Jaws of the Jurassic: The gory evolution of bloodsucking lampreys
One hundred and sixty million years ago, the vibrant waters of Jurassic earth housed a sinister presence — flesh-eating lampreys. Reminiscent of eels, though unrelated, these fish had a horrifying approach to feeding. Suctioning onto passing fish using their nightmarish tooth-lined sucker, they stripped away flesh and feasted upon their unlucky, living hosts.
Lampreys are ancient, entering the fossil record around 360 million years ago, surviving several mass extinctions since. Today, their modern ancestors prowl freshwater and coastal seas. Lampreys are consumed in several countries, even slithering their way into the royal pies of Queen Elizabeth II.
Bizarrely, modern lampreys metamorphose (transform), like tadpoles. Lamprey larvae emerge from eggs as tiny, blind worm-like creatures called ammocoetes that filter-feed. As the larvae metamorphose into adults, some develop terrifying, teeth-filled mouths for blood-sucking. However, some freshwater lamprey adults don’t feed, dying after they reproduce.
Lamprey evolution remains mysterious, due to a meagre number of fossils discovered. Unfortunately, lamprey skeletons are cartilaginous (like our nose and ears) and their teeth are made of keratin (like our hair and nails). Over time, cartilage and keratin break down, leaving little trace. Lampreys are now one of two living members of the jawless fishes (agnathans). Despite lacking bony vertebrae (the bones in our spines), they are one of the earliest vertebrates; this means they share a common ancestor with us! Most ancient lamprey fossils are between 550 to 250 million years old. They were previously smaller (~100mm long) with less complex teeth, likely for snacking on algae. Evidence suggests these lampreys probably didn’t have a larval stage or undergo metamorphosis like their modern descendants, raising the questions of when and why metamorphosis evolved in lampreys.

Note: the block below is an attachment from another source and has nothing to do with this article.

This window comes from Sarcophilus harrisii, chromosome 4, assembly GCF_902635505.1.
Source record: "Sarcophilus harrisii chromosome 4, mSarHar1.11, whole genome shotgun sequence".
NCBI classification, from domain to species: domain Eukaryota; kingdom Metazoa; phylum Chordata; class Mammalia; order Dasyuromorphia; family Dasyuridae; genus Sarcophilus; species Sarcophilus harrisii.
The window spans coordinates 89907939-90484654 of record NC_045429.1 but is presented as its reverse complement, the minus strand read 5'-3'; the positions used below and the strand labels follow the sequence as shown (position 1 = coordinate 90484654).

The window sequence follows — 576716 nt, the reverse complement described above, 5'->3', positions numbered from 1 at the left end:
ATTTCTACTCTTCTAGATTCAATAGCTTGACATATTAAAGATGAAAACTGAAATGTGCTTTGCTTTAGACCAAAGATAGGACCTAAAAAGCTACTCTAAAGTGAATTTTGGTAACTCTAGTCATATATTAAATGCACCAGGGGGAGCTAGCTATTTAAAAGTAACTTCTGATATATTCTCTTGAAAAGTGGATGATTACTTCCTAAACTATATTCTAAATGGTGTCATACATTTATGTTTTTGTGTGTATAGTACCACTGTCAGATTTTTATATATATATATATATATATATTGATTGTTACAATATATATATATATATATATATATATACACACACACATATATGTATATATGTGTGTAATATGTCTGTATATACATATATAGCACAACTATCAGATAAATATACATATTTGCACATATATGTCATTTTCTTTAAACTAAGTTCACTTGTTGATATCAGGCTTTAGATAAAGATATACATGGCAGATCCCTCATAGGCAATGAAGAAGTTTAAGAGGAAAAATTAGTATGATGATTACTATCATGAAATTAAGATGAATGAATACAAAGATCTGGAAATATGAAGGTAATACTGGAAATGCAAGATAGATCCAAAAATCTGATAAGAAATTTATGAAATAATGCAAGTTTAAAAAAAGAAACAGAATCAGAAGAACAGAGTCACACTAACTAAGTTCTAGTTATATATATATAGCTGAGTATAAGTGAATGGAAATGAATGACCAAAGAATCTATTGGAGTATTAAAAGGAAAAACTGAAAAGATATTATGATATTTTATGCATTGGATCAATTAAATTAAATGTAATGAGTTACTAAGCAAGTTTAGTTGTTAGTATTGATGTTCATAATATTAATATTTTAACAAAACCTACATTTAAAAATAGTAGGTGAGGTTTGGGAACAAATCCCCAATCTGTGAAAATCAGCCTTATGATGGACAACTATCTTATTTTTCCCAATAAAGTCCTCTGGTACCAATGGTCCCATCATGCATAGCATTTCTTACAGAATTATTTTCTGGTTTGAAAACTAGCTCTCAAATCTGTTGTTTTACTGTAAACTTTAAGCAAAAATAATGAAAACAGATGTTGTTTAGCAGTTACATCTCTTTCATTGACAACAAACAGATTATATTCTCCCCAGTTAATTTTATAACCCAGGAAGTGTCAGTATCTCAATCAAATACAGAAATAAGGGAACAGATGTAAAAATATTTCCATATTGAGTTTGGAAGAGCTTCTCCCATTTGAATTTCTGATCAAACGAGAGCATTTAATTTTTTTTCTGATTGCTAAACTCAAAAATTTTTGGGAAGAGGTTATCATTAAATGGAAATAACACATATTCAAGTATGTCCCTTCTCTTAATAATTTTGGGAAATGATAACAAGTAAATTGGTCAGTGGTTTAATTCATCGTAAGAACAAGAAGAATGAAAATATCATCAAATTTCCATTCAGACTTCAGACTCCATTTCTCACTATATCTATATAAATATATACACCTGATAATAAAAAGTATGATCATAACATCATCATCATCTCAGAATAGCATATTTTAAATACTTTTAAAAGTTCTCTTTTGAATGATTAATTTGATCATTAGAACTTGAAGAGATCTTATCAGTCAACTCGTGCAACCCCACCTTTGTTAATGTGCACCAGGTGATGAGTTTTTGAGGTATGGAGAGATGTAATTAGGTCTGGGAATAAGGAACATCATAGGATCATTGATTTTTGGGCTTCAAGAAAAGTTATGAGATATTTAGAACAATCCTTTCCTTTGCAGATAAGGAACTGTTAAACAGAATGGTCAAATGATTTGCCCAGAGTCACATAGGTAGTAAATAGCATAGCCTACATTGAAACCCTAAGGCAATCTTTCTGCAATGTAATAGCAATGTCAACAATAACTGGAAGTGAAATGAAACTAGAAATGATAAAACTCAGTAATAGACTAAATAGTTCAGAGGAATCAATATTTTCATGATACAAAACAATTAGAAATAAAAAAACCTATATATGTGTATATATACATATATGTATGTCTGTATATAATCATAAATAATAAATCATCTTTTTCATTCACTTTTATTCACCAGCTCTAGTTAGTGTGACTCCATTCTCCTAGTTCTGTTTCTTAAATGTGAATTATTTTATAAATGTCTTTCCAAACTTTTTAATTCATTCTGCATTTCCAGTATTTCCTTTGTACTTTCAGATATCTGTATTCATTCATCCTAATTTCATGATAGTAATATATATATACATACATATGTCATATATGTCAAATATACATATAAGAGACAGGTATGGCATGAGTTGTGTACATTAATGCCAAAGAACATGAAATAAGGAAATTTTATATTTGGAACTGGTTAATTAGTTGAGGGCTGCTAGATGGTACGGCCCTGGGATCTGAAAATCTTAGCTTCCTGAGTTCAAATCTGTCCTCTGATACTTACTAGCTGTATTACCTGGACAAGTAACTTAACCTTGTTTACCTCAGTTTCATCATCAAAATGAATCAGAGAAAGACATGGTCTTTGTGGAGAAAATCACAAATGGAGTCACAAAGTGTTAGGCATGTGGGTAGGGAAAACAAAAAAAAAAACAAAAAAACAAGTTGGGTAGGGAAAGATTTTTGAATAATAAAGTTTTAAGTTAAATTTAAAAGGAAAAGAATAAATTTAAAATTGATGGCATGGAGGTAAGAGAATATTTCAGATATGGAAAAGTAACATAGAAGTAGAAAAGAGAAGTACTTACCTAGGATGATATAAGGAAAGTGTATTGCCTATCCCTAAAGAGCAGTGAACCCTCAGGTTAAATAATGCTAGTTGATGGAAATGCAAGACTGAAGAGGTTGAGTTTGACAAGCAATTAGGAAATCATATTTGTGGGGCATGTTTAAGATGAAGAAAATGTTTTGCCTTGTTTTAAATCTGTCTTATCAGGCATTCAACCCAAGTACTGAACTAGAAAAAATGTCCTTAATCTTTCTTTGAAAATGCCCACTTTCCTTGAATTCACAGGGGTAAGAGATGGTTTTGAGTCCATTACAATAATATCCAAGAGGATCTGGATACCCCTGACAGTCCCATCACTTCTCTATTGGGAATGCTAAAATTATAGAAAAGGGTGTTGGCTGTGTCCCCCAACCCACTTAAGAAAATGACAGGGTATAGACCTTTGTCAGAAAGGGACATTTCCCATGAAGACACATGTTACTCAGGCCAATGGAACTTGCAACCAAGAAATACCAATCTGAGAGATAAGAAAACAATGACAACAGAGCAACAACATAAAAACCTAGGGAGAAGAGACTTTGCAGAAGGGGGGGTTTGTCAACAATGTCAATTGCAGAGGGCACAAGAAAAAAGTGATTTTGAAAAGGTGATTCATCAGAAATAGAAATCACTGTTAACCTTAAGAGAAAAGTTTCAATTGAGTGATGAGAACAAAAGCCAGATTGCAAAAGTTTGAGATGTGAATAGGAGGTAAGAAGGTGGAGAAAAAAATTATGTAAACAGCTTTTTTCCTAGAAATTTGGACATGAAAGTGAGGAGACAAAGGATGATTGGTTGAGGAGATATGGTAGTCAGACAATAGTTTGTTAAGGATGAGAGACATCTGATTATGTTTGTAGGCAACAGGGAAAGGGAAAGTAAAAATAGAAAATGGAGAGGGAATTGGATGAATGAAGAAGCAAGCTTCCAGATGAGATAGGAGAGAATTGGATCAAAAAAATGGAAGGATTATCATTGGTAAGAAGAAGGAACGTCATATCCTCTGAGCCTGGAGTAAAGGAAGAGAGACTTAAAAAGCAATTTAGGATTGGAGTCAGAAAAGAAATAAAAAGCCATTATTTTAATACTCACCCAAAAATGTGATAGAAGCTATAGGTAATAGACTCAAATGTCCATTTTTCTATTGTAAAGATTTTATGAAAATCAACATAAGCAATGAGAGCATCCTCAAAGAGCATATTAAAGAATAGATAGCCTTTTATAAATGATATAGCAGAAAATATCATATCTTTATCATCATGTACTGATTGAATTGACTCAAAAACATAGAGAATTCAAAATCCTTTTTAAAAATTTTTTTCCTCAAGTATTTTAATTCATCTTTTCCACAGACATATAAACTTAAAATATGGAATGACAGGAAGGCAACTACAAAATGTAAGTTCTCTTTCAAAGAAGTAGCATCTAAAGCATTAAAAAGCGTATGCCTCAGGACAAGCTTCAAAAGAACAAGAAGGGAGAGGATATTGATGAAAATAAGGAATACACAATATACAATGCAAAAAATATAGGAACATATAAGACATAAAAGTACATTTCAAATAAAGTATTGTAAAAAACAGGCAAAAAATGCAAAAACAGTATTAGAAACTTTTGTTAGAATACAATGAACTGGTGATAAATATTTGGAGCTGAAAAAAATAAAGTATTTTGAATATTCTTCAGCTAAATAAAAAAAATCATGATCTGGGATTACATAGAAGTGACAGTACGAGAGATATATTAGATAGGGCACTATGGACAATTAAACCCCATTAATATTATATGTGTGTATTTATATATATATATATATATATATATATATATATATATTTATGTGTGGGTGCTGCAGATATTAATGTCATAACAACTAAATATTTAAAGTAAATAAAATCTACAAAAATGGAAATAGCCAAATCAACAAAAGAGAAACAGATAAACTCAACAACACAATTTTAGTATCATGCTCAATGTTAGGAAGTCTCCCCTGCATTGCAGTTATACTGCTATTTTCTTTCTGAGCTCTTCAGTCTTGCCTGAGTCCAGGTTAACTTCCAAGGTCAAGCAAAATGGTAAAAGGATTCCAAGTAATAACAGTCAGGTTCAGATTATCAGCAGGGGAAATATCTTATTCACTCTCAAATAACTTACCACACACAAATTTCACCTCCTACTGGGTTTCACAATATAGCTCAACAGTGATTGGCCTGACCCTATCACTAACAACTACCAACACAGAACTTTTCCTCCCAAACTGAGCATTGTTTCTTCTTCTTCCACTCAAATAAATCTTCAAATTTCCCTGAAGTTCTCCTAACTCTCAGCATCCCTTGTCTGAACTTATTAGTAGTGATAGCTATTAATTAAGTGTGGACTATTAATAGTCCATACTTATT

Recently, palaeontologists uncovered more recent lamprey fossils (~160 million years old) in Northern China, that are helping us understand this shift in lifestyle. These fossils were larger (~600mm long), possessed complex teeth and probably underwent metamorphosis, like modern lampreys. The remains of bony fish in their intestines suggests they ate flesh.
These new fossils are connecting the dots between the rise of predation in Jurassic lampreys as an adaptation to a different food supply. Did the emergence of thinner-scaled fishes during the Jurassic era create a more nutritious food source for the lamprey? As lampreys stop feeding during metamorphosis, were flesh-eating adults fitter, leaving better quality offspring to survive this transformation? Did the evolution of metamorphosis in lampreys help them survive to this day?
Edited by Hazel Imrie and Despoina Allagioti
Copy-edited by Rachel Shannon